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Brazilian-born Helena Rizzo has been named 2014
Veuve Clicquot World’s Best Female Chef.
Here’s our low-down on a name to look out for in the future…
What’s her background?
Having worked with many of the most influential chefs in Brazil, Rizzo did stints at several top restaurants around Italy and Spain, including El Celler de Can Roca near Girona in Spain, which is currently considered the best restaurant in the world according to The World’s 50 Best Restaurants. She met her chef husband along the way, and they opened Mani restaurant together in São Paulo in 2006 – it’s here that she made her name.
What makes Mani special?
Rizzo has been widely praised for her experimental dishes and she makes use of many modern techniques that you might associate with Heston Blumenthal or Ferran Adrià. But everything she does is also firmly rooted in her Brazilian heritage. Rizzo says: ‘Our cuisine is directly associated with our personal histories, our memories and backgrounds, and with the way we perceive today's world and everyday life.’
What are her signature dishes?
Her most famous dish is probably manioc (similar to cassava) with coconut milk and tucupi froth (extracted from a Brazilian root vegetable). She is also known for a clever interpretation of Brazil's national dish of feijoada where a concentrated version of the bean dish is sealed in a bubble of gelatine in order to look like a bean itself.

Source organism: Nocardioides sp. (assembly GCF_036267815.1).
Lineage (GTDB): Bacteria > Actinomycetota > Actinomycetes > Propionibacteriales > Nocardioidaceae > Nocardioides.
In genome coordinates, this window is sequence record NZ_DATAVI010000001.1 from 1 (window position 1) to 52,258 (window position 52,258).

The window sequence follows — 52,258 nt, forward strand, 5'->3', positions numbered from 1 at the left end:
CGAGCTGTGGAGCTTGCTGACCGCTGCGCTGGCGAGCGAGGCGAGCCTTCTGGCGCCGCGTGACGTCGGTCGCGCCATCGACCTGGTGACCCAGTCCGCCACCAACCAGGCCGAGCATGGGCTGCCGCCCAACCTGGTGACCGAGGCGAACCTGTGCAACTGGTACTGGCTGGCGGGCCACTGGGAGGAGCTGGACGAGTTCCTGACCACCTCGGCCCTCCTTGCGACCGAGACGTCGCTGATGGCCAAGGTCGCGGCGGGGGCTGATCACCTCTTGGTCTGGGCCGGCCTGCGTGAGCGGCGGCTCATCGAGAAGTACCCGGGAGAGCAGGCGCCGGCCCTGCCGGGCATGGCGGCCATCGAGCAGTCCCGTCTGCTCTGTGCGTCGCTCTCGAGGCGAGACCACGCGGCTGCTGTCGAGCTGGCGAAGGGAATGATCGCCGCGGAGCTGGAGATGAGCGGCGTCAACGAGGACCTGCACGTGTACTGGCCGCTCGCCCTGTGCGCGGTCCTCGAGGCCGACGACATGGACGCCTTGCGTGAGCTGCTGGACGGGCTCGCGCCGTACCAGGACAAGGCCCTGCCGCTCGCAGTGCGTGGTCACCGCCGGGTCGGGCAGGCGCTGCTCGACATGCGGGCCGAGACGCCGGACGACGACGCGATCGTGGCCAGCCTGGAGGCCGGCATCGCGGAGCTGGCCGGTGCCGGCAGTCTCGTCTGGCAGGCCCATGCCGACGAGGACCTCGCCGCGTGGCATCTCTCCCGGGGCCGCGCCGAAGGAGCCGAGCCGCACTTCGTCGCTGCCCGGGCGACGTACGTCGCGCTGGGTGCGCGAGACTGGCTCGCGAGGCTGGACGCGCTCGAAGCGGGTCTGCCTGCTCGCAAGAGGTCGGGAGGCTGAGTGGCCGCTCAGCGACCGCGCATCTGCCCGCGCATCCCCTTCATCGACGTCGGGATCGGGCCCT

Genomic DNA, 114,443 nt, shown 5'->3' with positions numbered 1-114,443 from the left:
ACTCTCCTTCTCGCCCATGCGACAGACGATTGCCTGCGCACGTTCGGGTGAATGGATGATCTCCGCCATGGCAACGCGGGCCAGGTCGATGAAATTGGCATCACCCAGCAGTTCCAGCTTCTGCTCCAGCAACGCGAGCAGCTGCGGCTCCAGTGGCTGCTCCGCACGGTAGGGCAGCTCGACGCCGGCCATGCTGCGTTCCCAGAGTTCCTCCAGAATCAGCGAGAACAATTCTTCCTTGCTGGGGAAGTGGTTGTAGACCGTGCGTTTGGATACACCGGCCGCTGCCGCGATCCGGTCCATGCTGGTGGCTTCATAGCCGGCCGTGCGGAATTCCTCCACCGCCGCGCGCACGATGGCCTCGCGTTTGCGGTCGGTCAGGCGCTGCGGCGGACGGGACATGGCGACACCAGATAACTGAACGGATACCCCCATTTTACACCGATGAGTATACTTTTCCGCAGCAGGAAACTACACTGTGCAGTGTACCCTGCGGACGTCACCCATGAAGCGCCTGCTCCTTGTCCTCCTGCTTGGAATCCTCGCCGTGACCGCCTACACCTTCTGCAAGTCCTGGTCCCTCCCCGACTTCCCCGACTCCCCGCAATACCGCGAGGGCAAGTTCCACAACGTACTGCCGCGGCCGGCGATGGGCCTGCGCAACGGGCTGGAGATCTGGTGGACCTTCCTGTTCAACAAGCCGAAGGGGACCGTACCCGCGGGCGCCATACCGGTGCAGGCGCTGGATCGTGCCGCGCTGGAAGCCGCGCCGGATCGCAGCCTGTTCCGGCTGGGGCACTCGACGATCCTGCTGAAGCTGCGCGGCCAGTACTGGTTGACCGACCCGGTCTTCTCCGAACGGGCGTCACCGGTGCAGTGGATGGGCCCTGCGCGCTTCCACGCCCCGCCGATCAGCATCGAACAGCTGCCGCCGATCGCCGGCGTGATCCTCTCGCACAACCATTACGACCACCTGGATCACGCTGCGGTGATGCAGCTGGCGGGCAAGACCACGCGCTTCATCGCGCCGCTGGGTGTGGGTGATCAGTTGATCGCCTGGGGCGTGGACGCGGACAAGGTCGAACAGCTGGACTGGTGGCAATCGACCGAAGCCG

And what’s next for her?
Rizzo tells us: ‘We are opening another restaurant in São Paulo, on the terrace of an incredible bookstore. We’ll be serving simple cuisine focused around basic ingredients, and we´ll also have a café serving sandwiches, pies and tasty little treats.’
Any chance of her coming to London?
‘At the moment we have no plans to open in other countries, I have no idea how I would manage that,’ says Rizzo. ‘But I am looking forward to getting to know the London restaurant scene more during my next visit.’
The Veuve Clicquot World’s Best Female Chef award celebrates the work of an exceptional female chef whose cooking excites the toughest of critics. Previous winners have included Elena Arzak (of London’s Ametsa with Arzak Instruction) and Nadia Santini.